You might think living in lockdown would inspire lethargy, but as restrictions start to lift across the UK, it seems the opposite has been true. A survey conducted by the outdoor brand Maier Sports (with a bit of help from us here at Active Traveller), suggests there’s been a big rise in people taking up new adventure activities during the coronavirus crisis.
Thirty percent of those surveyed said they had taken up a new outdoor sport while restrictions were at their strictest. Unlike in some European countries, exercise was allowed throughout that whole period, but with gyms shut, and football suspended, a lot of people who would have been playing conventional sports apparently spent the time discovering more adventurous alternatives.
Meanwhile, those of us who already enjoyed outdoor hobbies spent more time and money on them, according to the survey. 48 percent of people said they had bought new outdoor kit during lockdown (news that will come as no surprise to anyone who enjoys geeking out over new gear online as much as we do), and a whopping 79 percent of people said they were planning to buy new hiking, cycling or running kit in the near future.
Unsurprisingly, given the fears about the virus spreading on public transport, a lot of people are thinking of changing up how they commute, with 22 percent of respondents saying they’d cycle or walk to work in future.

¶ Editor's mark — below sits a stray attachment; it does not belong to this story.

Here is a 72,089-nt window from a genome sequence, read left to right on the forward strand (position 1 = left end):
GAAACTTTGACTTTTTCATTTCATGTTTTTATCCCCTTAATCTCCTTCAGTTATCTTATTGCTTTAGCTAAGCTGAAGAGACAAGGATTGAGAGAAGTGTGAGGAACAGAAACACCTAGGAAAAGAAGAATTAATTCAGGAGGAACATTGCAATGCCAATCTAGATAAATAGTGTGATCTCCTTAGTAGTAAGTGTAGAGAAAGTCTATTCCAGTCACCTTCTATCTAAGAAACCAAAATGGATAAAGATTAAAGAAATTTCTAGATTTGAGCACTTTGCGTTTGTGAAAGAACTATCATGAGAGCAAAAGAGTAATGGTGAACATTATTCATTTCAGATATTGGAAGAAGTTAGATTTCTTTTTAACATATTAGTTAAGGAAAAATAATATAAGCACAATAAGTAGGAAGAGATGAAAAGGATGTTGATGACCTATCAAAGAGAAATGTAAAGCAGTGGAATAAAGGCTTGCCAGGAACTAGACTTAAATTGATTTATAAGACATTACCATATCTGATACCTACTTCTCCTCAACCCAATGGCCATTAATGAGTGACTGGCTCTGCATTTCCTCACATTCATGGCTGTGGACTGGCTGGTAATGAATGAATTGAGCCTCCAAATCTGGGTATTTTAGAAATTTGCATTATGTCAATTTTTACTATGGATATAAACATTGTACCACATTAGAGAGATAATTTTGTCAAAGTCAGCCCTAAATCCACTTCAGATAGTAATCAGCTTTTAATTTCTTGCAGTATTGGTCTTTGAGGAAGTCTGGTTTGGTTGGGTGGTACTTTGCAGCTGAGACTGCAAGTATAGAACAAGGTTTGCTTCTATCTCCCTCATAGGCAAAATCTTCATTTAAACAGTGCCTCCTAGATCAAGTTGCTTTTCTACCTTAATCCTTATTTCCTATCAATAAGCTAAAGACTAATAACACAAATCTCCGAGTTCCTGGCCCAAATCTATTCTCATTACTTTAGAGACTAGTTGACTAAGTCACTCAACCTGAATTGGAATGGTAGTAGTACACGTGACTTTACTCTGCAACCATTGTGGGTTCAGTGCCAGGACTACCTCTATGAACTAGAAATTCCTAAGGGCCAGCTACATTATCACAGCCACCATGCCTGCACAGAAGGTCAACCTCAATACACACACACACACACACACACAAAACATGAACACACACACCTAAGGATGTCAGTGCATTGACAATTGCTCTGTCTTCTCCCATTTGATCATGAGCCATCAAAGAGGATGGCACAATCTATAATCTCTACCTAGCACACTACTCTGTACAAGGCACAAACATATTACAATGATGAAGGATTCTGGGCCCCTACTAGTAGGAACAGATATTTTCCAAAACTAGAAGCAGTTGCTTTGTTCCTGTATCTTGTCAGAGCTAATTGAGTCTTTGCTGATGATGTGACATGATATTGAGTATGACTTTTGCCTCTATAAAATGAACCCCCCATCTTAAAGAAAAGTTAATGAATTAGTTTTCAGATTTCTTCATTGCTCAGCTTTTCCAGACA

Bike shops around the country have already reported a spike in sales, and in London, several major roads have been shut to car traffic to encourage more people onto their bikes.
All of this is great news for the outdoor industry, of course. But as outdoor enthusiasts, we also believe it’s great news for the country as a whole. Getting outside is great for people’s wellbeing, not just physically, but mentally as well.
As Stefan Taft, the marketing director at Maier Sports put it, “it’s good news for the industry, but more importantly, both the physical and mental health benefits are something we passionately believe in”.
The peace of mind we get from going outside, and the respite that can bring, is always welcome. But it’s arguably needed now more than ever. Long may the current boom in outdoor activities continue.